How to Prepare for a Potential Negative Response

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Almost anything today can be twisted toward a negative angle, so it’s important to think through what concerns or responses the information you communicate may face. Below are five steps to help you be prepared in the event of a negative response.

  1. Organize your facts. The best way to get ahead of a story, positive or negative, is to have your information straight. Inconsistencies can start you off on the wrong foot with any audience and even be the reason a story takes a downward turn.

  2. Develop key messages. Once you have your facts organized, determine what information is most relevant and important to communicate. Then write out carefully worded talking points to make sure to deliver these important messages.

  3. Anticipate questions and concerns – and rehearse your responses. The best answer has been well thought out, so the more questions you can anticipate, the better answers you can provide should those questions arise. Be careful not to shy away from controversial or delicate topics if there is a possibility these issues will need to be addressed. These topics are arguably the most important to answer properly. Rehearse these potential questions and your answers out loud several times.  Finally answer questions, even the tough ones, in a way that you can bridge back to your talking points.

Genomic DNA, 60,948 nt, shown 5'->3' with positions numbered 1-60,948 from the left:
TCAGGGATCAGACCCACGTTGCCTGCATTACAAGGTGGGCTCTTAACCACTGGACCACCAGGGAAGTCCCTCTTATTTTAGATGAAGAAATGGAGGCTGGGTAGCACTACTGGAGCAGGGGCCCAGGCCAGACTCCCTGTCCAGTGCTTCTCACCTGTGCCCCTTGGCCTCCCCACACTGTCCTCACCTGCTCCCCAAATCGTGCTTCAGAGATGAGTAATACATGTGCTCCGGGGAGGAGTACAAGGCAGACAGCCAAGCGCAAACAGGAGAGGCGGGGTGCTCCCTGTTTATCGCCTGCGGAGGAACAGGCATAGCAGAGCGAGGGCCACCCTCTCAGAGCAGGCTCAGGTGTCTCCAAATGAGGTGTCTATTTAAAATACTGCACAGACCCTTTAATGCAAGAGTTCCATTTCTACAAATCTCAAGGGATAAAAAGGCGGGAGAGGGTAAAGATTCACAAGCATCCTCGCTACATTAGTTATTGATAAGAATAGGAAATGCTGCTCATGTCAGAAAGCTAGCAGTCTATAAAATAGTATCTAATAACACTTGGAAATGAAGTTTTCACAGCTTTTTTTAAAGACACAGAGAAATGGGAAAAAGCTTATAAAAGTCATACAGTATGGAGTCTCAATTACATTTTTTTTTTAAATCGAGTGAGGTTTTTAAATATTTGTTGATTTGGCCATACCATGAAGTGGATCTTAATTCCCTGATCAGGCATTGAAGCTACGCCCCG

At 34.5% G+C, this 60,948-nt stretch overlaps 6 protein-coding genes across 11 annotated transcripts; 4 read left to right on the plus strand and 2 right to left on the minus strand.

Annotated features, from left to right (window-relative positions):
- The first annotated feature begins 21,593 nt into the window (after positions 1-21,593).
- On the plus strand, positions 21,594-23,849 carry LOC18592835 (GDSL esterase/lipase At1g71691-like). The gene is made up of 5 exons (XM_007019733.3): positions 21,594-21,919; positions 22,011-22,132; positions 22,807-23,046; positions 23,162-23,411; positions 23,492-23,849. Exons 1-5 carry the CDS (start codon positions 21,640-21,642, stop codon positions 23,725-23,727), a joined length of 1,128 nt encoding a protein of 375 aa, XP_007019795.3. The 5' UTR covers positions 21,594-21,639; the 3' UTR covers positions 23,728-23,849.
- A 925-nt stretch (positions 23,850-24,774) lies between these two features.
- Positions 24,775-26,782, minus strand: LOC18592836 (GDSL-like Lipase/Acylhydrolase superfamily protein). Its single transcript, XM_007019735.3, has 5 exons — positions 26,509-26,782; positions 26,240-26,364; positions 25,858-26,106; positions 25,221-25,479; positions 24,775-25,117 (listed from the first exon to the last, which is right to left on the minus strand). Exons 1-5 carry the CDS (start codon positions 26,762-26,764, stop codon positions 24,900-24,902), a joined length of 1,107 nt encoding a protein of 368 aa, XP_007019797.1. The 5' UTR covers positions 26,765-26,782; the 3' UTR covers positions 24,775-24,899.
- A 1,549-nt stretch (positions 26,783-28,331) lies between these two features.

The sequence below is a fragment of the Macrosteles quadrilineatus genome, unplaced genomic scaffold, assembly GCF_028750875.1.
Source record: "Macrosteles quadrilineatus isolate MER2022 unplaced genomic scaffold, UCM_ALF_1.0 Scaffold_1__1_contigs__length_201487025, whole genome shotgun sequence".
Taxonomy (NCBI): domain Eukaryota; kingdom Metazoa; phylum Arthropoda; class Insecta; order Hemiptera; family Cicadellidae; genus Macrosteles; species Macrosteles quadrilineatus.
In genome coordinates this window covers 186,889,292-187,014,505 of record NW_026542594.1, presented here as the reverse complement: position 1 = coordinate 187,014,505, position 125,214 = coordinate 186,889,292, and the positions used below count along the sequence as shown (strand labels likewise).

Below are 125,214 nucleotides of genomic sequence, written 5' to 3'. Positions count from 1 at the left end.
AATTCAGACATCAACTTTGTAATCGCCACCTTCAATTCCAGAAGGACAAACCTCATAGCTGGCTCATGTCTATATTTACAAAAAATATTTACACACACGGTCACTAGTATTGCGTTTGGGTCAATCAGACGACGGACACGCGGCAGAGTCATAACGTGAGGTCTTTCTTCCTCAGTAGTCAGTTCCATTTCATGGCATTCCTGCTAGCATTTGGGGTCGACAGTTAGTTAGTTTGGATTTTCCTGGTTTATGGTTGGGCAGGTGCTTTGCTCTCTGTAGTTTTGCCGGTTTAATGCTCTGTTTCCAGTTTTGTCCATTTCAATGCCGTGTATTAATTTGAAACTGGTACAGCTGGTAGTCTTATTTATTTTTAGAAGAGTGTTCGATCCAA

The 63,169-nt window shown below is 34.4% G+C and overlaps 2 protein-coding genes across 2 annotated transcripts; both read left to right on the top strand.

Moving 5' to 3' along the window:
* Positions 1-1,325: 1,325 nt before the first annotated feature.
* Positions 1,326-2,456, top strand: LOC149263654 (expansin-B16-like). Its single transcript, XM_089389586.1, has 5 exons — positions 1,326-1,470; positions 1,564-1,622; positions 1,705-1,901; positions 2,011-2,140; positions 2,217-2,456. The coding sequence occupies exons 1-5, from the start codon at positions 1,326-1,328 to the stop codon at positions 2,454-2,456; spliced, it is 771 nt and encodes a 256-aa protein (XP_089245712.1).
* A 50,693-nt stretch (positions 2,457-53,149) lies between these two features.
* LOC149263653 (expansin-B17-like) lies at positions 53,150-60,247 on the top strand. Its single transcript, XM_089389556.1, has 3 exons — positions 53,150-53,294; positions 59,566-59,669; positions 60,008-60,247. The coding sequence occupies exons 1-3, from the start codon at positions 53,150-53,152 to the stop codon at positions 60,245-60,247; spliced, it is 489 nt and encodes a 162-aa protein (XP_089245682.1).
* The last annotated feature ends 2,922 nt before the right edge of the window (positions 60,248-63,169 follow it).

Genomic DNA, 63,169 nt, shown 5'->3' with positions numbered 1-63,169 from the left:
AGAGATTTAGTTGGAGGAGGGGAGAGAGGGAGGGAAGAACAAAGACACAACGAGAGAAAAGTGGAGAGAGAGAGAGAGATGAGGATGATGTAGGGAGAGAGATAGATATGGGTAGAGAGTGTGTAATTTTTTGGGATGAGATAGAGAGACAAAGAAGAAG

4. Create a communication strategy. Decide which combination of outreach tactics are appropriate. Then, remember your five W’s and an H: Who, What, Where, When, Why, and How. Apply each of these to every aspect of communication: communicating information, tracking audience responses, and providing your responses. Remember to include both internal and external audiences. The more specific you can be, the better. Consider how you will measure the success of your communication plan and effort.

  5. Execute the communication strategy. This may seem the obvious next step, but after you have spent so much time and thought in developing a strategy, it’s important you actually follow what you have set out to do. Use the communication strategy as your guide on what to do when, and if you have the inclination to do anything differently, consult the strategy team before doing it.

You may never face any of the negative responses you anticipate, but you may face all of them. Either way, taking the time to think through your communication before execution will provide you the best chance to present your messages the way you intend.

Linda Palacios